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Locarno's Golden Leopard awarded to Brisseau's Girl From Nowhere

Cate Shortland’s Lore wins audience award; Olivier Pere points to ‘good formula’ for programme as admissions rise.

The international jury headed by Thai film-maker Apichatpong Weerasethakhul presented the Locarno Film Festival’s top honour to veteran French director Jean-Claude Brisseau’s The Girl From Nowhere (La Fille de Nulle Part), starring Virginie Legeay and Claude Morel.

Meanwhile, the jury’s Special Golden Leopard went to American director Bob Byington for his film Somebody Up There Likes Me, while China’s Ying Liang’s When Night Falls picked up the Silver Leopard for best director and the best actress Silver Leopard for An Nai.

The Silver Leopard for best actor went to Walter Saabel for his performance in The Shine of Day by Tizza Covi and Rainer Frimmel, and a special mention was made by the jury of the extraordinary character Candy from the Portuguese filmThe Last Time I Saw Macau (A Ultima Vez Que Vi Macau) “due to her powerful presence through absence which resonated for the Jury as representing the immense courage of Portuguese cinema in times when the failures of government and social systems threaten the cinematic arts worldwide.”

The international jury of the Filmmakers Of The Present Competition, headed by Chad film-maker Mahamat-Saleh Haroun, presented its Golden Leopard to Pedro González-Rubio’s Inori, while the Special ciné + jury prize went to Nony Geffen for his feature debut Not In Tel Aviv and the Emerging Talent Prize was garnered by the American Joel Potrykus for Ape.

Meanwhile, the Ecumenical Jury awarded its prize to Estonian film-maker Ilmar Raag for Une Estonienne à Paris and the FIPRESCI Jury bestowed its award on Leviathan by Lucien Castaing-Taylor and Véréna Paravel.

Other prizes this year included the UBS Audience Award, which was presented to Cate Shortland’s Lore; the CICAE Prix Art & Essai for Jem Cohen’s Museum Hours; SRG SSR Idée Suisse/Semaine De La Critique Prize for David Sieveking’s documentary Forget-Me-Not; the International Federation Of Film Societies’ Don Quixote Prize for The Shine of Day by Tizza Covi and Rainer Frimmel, with a special mention for Leviathan; and the CHF 10,000 Carte Blanche Award as completion financing for Pablo Delgado Sánchez’s debut feature The Tears (Las Lágrimas) produced by Mexico City’s Centro de Capacitación Cinematografica (CCC).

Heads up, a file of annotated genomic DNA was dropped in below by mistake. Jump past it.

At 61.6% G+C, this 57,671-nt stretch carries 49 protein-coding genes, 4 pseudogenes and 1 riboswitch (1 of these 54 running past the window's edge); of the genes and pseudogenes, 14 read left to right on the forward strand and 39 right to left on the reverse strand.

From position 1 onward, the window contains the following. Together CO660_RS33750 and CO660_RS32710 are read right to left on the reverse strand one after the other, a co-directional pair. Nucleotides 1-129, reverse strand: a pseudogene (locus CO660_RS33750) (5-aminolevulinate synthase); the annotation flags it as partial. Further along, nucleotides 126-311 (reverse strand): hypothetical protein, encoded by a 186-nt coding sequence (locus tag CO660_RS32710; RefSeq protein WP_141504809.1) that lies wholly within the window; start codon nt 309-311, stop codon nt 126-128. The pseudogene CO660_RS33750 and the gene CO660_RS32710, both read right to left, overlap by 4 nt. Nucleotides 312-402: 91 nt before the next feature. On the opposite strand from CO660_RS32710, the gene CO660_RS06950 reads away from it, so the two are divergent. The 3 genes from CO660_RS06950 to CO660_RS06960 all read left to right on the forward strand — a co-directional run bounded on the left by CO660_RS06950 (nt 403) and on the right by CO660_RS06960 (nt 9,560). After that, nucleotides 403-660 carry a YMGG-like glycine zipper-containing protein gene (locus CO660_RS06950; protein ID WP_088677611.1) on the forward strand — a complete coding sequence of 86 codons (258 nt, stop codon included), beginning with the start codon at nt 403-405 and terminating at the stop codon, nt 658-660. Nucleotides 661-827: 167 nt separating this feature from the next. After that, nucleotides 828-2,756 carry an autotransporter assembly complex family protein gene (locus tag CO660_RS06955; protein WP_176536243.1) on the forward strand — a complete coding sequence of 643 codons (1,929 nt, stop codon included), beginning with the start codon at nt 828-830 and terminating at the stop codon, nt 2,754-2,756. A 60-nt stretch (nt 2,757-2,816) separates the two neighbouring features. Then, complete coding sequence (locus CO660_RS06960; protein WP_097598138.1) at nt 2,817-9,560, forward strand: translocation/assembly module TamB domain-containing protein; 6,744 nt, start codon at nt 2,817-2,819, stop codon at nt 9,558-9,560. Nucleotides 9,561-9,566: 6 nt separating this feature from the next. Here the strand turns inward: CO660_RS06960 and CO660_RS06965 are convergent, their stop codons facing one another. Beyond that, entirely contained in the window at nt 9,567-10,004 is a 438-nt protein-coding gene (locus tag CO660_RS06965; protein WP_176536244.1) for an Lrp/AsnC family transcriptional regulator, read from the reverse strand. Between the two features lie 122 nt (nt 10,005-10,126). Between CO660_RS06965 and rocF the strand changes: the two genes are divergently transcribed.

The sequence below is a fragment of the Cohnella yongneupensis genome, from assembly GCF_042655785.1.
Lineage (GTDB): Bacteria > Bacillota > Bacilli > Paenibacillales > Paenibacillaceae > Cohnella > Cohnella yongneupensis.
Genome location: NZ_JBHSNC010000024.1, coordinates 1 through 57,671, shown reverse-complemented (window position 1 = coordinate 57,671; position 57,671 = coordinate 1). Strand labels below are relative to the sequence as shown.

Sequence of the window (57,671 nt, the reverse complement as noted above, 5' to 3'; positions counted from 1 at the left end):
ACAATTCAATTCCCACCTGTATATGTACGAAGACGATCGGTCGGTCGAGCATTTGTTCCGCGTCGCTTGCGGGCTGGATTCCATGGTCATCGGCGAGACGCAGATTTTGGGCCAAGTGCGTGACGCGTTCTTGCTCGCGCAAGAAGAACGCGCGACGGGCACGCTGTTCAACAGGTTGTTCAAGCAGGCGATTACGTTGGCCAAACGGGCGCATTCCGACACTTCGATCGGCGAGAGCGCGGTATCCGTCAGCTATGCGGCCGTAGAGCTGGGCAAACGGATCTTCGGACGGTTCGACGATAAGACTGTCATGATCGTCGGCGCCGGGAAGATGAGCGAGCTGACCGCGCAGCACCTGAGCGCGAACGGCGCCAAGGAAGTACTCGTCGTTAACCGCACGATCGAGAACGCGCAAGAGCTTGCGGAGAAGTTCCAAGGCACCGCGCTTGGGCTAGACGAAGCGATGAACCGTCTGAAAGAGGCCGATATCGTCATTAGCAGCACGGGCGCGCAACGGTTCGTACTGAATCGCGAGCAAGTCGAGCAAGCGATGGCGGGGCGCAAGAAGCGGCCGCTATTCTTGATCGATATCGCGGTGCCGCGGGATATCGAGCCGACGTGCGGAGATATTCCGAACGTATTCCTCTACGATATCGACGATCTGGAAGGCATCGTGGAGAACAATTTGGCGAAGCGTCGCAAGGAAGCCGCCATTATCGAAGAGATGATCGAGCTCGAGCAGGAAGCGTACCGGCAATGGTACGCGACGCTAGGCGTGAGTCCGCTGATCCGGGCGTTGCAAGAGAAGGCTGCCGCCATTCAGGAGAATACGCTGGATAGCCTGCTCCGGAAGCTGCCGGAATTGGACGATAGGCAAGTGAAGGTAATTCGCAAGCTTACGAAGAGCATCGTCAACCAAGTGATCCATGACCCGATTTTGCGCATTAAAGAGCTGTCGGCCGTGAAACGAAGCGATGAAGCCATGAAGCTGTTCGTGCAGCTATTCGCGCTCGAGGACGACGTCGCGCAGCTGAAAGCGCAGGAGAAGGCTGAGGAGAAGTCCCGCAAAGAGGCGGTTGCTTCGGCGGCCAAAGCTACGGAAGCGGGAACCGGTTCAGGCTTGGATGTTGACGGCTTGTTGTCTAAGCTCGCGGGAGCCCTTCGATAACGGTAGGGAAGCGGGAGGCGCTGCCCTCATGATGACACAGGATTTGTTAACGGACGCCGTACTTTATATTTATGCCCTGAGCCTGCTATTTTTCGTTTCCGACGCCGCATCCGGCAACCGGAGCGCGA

Following the awards ceremony on Locarno’s Piazza Grande, Olivier Père’s third edition as artistic director closed on Saturday evening [Aug 11] with the world premiere of veteran Swiss film-maker Markus Imhoof’s documentary More Than Honey. The Swiss-German-Austrian co-production will be released theatrically in Switzerland by Frenetic Films and is being handled internationally by Films Boutique.

A full list of the prizes can be found at www.pardo.ch.

Looking back at his third outing as Locarno’s artistic director Olivier Père commented in an exclusive interview with ScreenDaily that the 65th edition offered “a good formula presenting very high-level arthouse films with a lot of discoveries and young film-makers; and having the Piazza Grande which must be popular, entertaining and spectacular with world, international or European premieres as well as being a celebration of great names from cinema.”

“Locarno is one of the few festivals which is concerned with new discoveries both in the main programme as well as retrospectives and other sections devoted to the history of cinema,” Père continued. “The tributes that we are dedicating to all our guests give the possibility for the festival-goers to discover or rediscover their work and get a better sense of the artists via screenings and open masterclasses. This is a peculiarity of Locarno: to meet and honour people who make cinema.”

In response to criticism from some quarters about a seeming inflation of awards each evening on the Piazza Grande, Père countered: “We always had the tradition of giving awards like the Rezzonico Award and the Excellence Award, but all the other personalities we are celebrating with awards this year are connected in some way with the retrospective. We don’t have enough space on the Piazza Grande to show all the films of the people we are honouring.”

“For instance, we invited Harry Belafonte because of the Otto Preminger retrospective and asked him to introduce Carmen Jones, while Ornella Muti and Renato Pozzetto are connected to a tribute to Italian comedy. We want to express our esteem for their great contribution to the world of cinema. Certainly, they get a lot of media attention, but they are not just here for the red carpet or the TV, but also to introduce some of the best films and enter into a dialogue in masterclasses.”

At the same time, he expressed satisfaction with the inclusion of so many US indies in this year’s lineup – from Ruby Sparks through Starlet and Bachelorette to While We Here, among others.

“I think that a lot of American independent features are underrated and I want to present this new school of independent filmmakers coming from New York, Austin and Los Angeles,” he said. “I have never had so many American indies in all the sections as this year - in the Competition, Filmmakers of the Present and the Piazza Grande – so, it’s proof that it has been a good year.”

Meanwhile, in a first overview of this year’s festival, COO Marco Caccaimognaga reported that total admissions had increased slightly year-on-year from 2011’s 159,500 to 161,680 this year.

The 66th edition of the Locarno Film Festival will be held from Aug 7-17, 2013.

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